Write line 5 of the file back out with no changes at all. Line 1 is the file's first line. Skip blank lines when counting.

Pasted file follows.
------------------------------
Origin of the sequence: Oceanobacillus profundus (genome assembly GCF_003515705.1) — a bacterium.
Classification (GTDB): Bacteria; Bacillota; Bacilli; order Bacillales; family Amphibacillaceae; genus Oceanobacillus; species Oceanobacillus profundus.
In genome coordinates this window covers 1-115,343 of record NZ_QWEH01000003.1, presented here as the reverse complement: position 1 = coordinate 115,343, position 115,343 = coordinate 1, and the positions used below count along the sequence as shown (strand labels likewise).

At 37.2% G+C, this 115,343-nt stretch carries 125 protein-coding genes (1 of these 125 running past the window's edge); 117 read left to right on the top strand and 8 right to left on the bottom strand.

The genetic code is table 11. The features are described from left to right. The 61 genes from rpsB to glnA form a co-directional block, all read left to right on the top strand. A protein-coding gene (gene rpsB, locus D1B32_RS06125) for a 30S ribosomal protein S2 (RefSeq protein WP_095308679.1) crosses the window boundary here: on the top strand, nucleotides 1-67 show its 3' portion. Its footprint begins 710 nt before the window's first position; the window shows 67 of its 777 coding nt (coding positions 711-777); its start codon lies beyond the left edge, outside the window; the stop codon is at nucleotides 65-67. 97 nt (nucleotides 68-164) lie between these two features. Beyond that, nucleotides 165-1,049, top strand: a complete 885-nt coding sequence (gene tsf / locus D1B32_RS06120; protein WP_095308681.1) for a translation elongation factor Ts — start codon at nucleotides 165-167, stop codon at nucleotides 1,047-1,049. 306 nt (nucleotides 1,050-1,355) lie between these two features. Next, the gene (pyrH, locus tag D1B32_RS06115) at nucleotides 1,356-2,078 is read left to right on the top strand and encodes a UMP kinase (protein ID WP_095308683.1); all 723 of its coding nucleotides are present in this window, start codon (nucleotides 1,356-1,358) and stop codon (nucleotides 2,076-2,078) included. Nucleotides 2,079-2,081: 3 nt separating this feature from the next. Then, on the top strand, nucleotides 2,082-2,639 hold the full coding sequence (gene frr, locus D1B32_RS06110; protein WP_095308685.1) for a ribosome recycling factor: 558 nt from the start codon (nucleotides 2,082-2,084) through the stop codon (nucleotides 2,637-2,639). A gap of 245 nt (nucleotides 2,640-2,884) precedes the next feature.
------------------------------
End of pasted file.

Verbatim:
The genetic code is table 11. The features are described from left to right. The 61 genes from rpsB to glnA form a co-directional block, all read left to right on the top strand. A protein-coding gene (gene rpsB, locus D1B32_RS06125) for a 30S ribosomal protein S2 (RefSeq protein WP_095308679.1) crosses the window boundary here: on the top strand, nucleotides 1-67 show its 3' portion. Its footprint begins 710 nt before the window's first position; the window shows 67 of its 777 coding nt (coding positions 711-777); its start codon lies beyond the left edge, outside the window; the stop codon is at nucleotides 65-67. 97 nt (nucleotides 68-164) lie between these two features. Beyond that, nucleotides 165-1,049, top strand: a complete 885-nt coding sequence (gene tsf / locus D1B32_RS06120; protein WP_095308681.1) for a translation elongation factor Ts — start codon at nucleotides 165-167, stop codon at nucleotides 1,047-1,049. 306 nt (nucleotides 1,050-1,355) lie between these two features. Next, the gene (pyrH, locus tag D1B32_RS06115) at nucleotides 1,356-2,078 is read left to right on the top strand and encodes a UMP kinase (protein ID WP_095308683.1); all 723 of its coding nucleotides are present in this window, start codon (nucleotides 1,356-1,358) and stop codon (nucleotides 2,076-2,078) included. Nucleotides 2,079-2,081: 3 nt separating this feature from the next. Then, on the top strand, nucleotides 2,082-2,639 hold the full coding sequence (gene frr, locus D1B32_RS06110; protein WP_095308685.1) for a ribosome recycling factor: 558 nt from the start codon (nucleotides 2,082-2,084) through the stop codon (nucleotides 2,637-2,639). A gap of 245 nt (nucleotides 2,640-2,884) precedes the next feature.